Posted in Geek Out, Reading, Writing

The Fanfiction in My Head

I read a tumblr post recently (sorry, lost the link!) in which someone asked a professor what he (she?) thought of fanfiction. The overall point seemed to be “write what you enjoy, and actually, all writing is fanfiction to a degree and has been for hundreds and hundreds of years.” The professor also said something about how before this stress on originality (and even then, how 100% original can we be?), readers really only wanted what was essentially fanfiction. A writer would take something like a King Arthur tale, for example, and make it even better than ever before.

In any case, the post got me thinking about fanfiction and my own experiences with it. I actually have never read much of it (for one, the best source for it is the Internet and I don’t like staring at a computer screen to read text for long, long periods if it can be helped), but I did write some when I was pre-teen and early teen. One was a relatively short pure Mary Sue about a “Sailor Universe” in the realm of Sailor Moon who had ALL of the senshi’s powers (before I knew about Sailor Cosmos, by the way). Another was a somewhat more original seven-chapter series about Genbu no Miko, a prequel to Fushigi Yuugi. In the original manga and anime, Watase hinted at a girl who had been the Genbu priestess in the past, but she hadn’t yet fully developed the story, so I took her hints and spun my own tale. Years later, Watase did her own version, which of course was infinitely better than mine.

They’re actually still on the Internet under a pseudonym (yes, we had Internet when I was that young, ha, although it looked a whoooole lot different), if you tinker around with the way back machine, but I’m not going to link you to it. Geh! I just visited the page and found another short fanfiction I’d forgotten all about: Usagi from Sailor Moon wishing she could leave Mamoru for Seiya. Too bad for Chibiusa, eh?

But then I was thinking, what other writing did I do back then? It may not have been fanfiction, but it was inspired by my love for something at the time. I read The Chronicles of Prydain, and I was writing my own (unintentionally hilarious!) attempt at high fantasy. I saw and read Centennial, and all of sudden I was writing a Western historical. And it sometimes still happens today. I got back into a Regency and Victorian era kick recently (not that I ever stopped liking them), and an idea for a Regency historical started kicking around in my head.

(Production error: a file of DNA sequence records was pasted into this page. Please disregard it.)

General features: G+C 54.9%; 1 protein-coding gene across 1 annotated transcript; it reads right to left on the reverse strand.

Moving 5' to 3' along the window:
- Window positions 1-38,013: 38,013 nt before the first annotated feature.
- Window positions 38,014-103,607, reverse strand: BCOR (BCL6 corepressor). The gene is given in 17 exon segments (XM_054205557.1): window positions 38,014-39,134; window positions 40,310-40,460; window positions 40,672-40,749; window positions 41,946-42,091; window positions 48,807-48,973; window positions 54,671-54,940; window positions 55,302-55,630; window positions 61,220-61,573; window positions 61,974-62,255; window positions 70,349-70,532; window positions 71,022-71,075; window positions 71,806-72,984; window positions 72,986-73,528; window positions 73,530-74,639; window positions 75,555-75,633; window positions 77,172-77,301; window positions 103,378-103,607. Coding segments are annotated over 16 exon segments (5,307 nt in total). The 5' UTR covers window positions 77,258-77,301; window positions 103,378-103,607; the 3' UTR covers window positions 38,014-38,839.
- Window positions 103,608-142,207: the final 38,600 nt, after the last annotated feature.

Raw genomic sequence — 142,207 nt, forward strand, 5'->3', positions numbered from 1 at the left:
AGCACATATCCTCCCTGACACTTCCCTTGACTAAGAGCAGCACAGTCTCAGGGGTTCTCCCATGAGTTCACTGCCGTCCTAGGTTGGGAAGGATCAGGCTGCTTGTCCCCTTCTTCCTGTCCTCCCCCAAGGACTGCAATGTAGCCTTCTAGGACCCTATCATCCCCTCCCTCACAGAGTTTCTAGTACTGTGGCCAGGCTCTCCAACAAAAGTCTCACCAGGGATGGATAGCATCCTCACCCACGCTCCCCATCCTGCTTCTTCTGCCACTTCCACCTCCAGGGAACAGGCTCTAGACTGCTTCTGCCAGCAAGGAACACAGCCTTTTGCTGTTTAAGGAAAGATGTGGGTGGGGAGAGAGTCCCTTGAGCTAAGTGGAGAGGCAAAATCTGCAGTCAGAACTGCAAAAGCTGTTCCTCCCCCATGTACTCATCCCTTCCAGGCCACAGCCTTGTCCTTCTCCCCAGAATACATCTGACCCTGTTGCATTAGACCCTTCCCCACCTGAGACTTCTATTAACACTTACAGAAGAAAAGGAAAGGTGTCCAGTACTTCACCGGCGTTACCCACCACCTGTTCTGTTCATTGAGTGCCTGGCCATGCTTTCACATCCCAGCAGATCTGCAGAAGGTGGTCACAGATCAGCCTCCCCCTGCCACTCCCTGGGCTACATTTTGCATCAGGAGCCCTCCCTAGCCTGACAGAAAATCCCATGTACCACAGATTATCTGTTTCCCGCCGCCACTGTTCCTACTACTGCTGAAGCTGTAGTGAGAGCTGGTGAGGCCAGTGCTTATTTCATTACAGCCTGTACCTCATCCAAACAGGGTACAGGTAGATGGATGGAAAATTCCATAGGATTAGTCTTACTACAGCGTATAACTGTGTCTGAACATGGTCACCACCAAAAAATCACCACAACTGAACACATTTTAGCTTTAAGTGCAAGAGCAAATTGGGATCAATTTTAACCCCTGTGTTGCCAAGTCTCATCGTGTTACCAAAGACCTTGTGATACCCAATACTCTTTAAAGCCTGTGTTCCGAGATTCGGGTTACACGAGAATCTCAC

Perhaps most embarrassingly of all to admit, but ever since I could remember, I’ve “performed” (?) fanfiction in my head. Not as much these days since I have less trouble hitting the hay, but when I was younger, it’d take me quite a while to fall asleep after I went to bed. If sleep wasn’t happening, I imagined whatever book/movie/show/comic/anime was new to me or a favorite thing at the time, only with… Me. Basically, with a Mary Sue. And the very worst kind of Mary Sue, who has greater powers than the other X-Men, for example (a favorite “power” to give my Sue, as you can see from the Sailor Universe thing above, is having EVERYONE else’s powers, ha, like a single being wouldn’t like explode with the sheer force), and who’s befriended by all of her favorite characters. Now that I know what a Mary Sue is (I did start doing this in elementary school), it’s extremely mortifying to admit that that entertained me, but I guess it entertains a lot of people. The term exists for a reason, right?